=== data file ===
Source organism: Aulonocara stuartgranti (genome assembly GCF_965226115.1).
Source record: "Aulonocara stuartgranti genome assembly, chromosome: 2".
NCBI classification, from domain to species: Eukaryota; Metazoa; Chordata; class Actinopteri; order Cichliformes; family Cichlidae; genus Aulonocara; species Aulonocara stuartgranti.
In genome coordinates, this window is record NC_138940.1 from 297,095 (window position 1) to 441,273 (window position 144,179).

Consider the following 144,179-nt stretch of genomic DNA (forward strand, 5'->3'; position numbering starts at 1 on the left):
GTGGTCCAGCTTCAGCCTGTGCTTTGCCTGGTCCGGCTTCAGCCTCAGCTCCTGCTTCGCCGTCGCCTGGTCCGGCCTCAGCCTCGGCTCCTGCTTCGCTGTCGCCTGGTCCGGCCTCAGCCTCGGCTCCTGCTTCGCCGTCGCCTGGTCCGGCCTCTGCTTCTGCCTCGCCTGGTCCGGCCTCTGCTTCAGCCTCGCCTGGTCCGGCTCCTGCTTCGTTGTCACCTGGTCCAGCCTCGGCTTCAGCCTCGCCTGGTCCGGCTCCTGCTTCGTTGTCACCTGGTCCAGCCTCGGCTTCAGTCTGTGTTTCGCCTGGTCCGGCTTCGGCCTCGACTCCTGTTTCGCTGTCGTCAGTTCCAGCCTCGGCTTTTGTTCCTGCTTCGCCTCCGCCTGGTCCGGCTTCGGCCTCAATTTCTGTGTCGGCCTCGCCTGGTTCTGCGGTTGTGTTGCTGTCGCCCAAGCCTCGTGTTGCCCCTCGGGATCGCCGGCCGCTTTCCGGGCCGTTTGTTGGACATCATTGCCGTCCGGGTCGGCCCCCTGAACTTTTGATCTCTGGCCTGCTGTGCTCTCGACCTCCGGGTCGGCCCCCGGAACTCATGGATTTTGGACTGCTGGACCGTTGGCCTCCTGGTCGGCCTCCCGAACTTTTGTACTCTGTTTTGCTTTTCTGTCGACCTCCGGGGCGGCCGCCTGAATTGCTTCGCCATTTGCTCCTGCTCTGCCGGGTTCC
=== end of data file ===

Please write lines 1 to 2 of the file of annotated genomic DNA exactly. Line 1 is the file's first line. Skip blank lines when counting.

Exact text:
Source organism: Aulonocara stuartgranti (genome assembly GCF_965226115.1).
Source record: "Aulonocara stuartgranti genome assembly, chromosome: 2".